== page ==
Attorney General’s Office reviews Tenth Circuit opinion in  R.S. 2477 case

Example of a R.S. 2477 road, location and date unknown | Photo courtesy of the Utah Attorney General's Office, St. George News

SALT LAKE CITY —The Tenth Circuit Court of Appeals issued an opinion Dec. 3 in the R.S. 2477 case of Kane County and Utah v. United States. A three-judge panel affirmed that the state and county have legal title to six of 12 roads and held that there was no dispute as to title in the remaining six. The opinion again rejected the Southern Utah Wilderness Alliance’s claim that the statute of limitations bars the road claims.  The court also determined that the existence of water reserves does not bar road claims.

The court agreed with the United States’ position that there is no dispute with the state and Kane County’s ownership of the Hancock, Sand Dunes, and four Cave Lakes roads.  The court held that because there is no dispute as to title, the court has no jurisdiction to hear the claims to these roads. Without a dispute regarding the ownership of these roads, the state of Utah and Kane County may treat these roads as R.S. 2477 rights-of-way and manage them to ensure that the access provided by these roads remains safe and open.

Despite the apparent acknowledgement by the United States of the state and county’s ownership of the roads, the issue remains ambiguous until a court formally quiets title in the state and county (that is, clarifies ownership of the roads  against other claims) or the United States formally disclaims any ownership of the roads. Therefore, the Office of the Attorney General is considering filing a Petition for Rehearing before the entire Tenth Circuit Court of Appeals, which must be filed within 45 days. The effect of this opinion on the roads in the other pending cases remains to be determined on a road by road basis.

The court’s decision does not address roads other than the 12 Kane County roads. The state, therefore, intends to continue moving forward developing the evidence as to title on all other R.S. 2477 rights-of-way.  The state is encouraged that the issues of the statute of limitations and the effect of Public Water Reserves have been put to rest.

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  • Brian December 3, 2014 at 3:57 pm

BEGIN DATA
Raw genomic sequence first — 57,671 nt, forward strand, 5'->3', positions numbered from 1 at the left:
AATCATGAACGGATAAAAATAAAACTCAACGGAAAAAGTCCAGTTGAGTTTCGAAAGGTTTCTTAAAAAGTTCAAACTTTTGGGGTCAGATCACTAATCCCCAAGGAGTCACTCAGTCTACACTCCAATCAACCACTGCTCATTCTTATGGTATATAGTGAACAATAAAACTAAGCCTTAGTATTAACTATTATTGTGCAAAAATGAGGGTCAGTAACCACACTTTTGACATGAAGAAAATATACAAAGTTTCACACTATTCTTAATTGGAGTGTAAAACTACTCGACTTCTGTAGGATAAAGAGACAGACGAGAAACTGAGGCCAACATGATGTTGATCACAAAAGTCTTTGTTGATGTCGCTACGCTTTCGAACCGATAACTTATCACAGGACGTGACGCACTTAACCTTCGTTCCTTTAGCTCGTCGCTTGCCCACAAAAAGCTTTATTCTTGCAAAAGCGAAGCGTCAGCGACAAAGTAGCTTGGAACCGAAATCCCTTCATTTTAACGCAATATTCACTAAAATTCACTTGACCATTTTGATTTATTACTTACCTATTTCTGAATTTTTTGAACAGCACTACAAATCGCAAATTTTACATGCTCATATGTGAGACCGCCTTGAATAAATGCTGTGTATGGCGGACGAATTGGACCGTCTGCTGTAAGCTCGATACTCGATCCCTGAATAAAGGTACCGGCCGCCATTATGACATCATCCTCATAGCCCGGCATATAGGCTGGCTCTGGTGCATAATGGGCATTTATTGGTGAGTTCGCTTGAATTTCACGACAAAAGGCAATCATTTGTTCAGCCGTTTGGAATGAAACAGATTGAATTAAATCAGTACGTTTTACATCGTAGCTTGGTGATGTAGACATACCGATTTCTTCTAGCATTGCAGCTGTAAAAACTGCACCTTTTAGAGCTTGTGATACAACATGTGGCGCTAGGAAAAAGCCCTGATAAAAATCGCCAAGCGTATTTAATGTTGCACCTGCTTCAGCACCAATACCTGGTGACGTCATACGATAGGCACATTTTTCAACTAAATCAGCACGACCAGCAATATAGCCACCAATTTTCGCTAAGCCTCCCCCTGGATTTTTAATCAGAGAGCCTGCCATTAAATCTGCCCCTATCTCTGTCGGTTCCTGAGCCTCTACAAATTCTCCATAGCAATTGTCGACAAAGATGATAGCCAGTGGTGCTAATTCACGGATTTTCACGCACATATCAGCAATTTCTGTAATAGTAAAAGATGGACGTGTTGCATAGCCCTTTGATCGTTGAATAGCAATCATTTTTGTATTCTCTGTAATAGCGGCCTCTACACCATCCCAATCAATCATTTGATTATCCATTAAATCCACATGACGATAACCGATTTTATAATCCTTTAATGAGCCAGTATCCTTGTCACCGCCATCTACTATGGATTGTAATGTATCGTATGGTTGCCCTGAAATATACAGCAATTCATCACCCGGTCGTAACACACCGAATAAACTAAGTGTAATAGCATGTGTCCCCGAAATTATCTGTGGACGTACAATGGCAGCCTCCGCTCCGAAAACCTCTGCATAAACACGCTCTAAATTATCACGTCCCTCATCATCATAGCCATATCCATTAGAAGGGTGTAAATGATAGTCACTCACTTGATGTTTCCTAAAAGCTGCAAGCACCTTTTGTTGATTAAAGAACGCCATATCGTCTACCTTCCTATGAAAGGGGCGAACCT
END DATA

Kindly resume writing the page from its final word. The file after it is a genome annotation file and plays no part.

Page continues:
Good news. I’m glad there are still a few honest, sane federal judges here and there.

  • Bender December 3, 2014 at 5:19 pm

    I’m pretty sure this is a press release issued by the Utah Attorney General’s office. It spins the Tenth Circuit Court’s opinion to look like a clear victory for the state. I really wish that St. George News would tag these PRs as such.

  • utahbiller December 3, 2014 at 6:52 pm

    I have read this three times and I still don’t really understand what the decision really means. Did the court just kick the can down the road? How much has the state spent on this? Does this mean that Kane County will have to maintain the roads? How could Kane County afford that? How many people even live in Kane County? Where would the money come from?

    • Zonkerb December 3, 2014 at 11:18 pm

      This article doesn’t clearly answer any questions at all

    • Brian December 4, 2014 at 6:53 am

      R.S. 2477 says the federal government (specifically the forest service / BLM) can’t just come in and shutdown 100 year old county roads whenever it wants to. But, being the federal government, it just kept doing whatever it wanted to regardless of what the law states, so the county sued. This ruling affirms that of the 12 roads mentioned in the lawsuit brought against the federal government, all 12 are in fact county roads, and the feds should in fact obey the law and stop screwing with them. This doesn’t require the county to turn them into highways and provide snow removal, etc, it just says the roads belong to the county and the feds have to respect that. Basically it keeps things the way they were (and should be) before the feds tried sticking their noses into it. Let me know if you want me to share how I really feel… :}

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